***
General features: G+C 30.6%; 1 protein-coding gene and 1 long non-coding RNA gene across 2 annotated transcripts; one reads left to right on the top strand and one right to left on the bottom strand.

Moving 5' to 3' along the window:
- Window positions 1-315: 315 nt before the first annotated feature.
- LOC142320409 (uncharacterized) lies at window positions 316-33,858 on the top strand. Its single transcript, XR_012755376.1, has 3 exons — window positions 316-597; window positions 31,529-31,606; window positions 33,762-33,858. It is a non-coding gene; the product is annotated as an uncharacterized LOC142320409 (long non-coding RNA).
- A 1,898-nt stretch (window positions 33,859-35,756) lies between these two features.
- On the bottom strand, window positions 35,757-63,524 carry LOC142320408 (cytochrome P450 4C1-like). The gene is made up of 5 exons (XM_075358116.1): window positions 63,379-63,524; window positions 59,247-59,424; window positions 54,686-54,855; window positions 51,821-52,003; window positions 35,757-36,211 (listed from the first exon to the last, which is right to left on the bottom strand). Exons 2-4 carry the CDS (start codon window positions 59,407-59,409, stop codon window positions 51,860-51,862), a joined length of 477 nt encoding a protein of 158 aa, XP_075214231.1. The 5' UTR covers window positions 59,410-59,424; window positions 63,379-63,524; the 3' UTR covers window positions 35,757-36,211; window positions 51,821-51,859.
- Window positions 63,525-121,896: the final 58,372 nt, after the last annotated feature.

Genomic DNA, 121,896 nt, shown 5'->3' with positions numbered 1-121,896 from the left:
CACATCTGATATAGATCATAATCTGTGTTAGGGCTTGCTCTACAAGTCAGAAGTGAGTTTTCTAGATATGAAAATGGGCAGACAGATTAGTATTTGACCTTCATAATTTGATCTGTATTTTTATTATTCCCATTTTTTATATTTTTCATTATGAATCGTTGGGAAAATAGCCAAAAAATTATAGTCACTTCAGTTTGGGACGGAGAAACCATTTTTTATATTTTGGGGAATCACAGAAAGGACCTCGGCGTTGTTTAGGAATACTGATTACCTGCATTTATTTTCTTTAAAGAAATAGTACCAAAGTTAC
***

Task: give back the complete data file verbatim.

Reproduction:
General features: G+C 30.6%; 1 protein-coding gene and 1 long non-coding RNA gene across 2 annotated transcripts; one reads left to right on the top strand and one right to left on the bottom strand.

Moving 5' to 3' along the window:
- Window positions 1-315: 315 nt before the first annotated feature.
- LOC142320409 (uncharacterized) lies at window positions 316-33,858 on the top strand. Its single transcript, XR_012755376.1, has 3 exons — window positions 316-597; window positions 31,529-31,606; window positions 33,762-33,858. It is a non-coding gene; the product is annotated as an uncharacterized LOC142320409 (long non-coding RNA).
- A 1,898-nt stretch (window positions 33,859-35,756) lies between these two features.
- On the bottom strand, window positions 35,757-63,524 carry LOC142320408 (cytochrome P450 4C1-like). The gene is made up of 5 exons (XM_075358116.1): window positions 63,379-63,524; window positions 59,247-59,424; window positions 54,686-54,855; window positions 51,821-52,003; window positions 35,757-36,211 (listed from the first exon to the last, which is right to left on the bottom strand). Exons 2-4 carry the CDS (start codon window positions 59,407-59,409, stop codon window positions 51,860-51,862), a joined length of 477 nt encoding a protein of 158 aa, XP_075214231.1. The 5' UTR covers window positions 59,410-59,424; window positions 63,379-63,524; the 3' UTR covers window positions 35,757-36,211; window positions 51,821-51,859.
- Window positions 63,525-121,896: the final 58,372 nt, after the last annotated feature.

Genomic DNA, 121,896 nt, shown 5'->3' with positions numbered 1-121,896 from the left:
CACATCTGATATAGATCATAATCTGTGTTAGGGCTTGCTCTACAAGTCAGAAGTGAGTTTTCTAGATATGAAAATGGGCAGACAGATTAGTATTTGACCTTCATAATTTGATCTGTATTTTTATTATTCCCATTTTTTATATTTTTCATTATGAATCGTTGGGAAAATAGCCAAAAAATTATAGTCACTTCAGTTTGGGACGGAGAAACCATTTTTTATATTTTGGGGAATCACAGAAAGGACCTCGGCGTTGTTTAGGAATACTGATTACCTGCATTTATTTTCTTTAAAGAAATAGTACCAAAGTTAC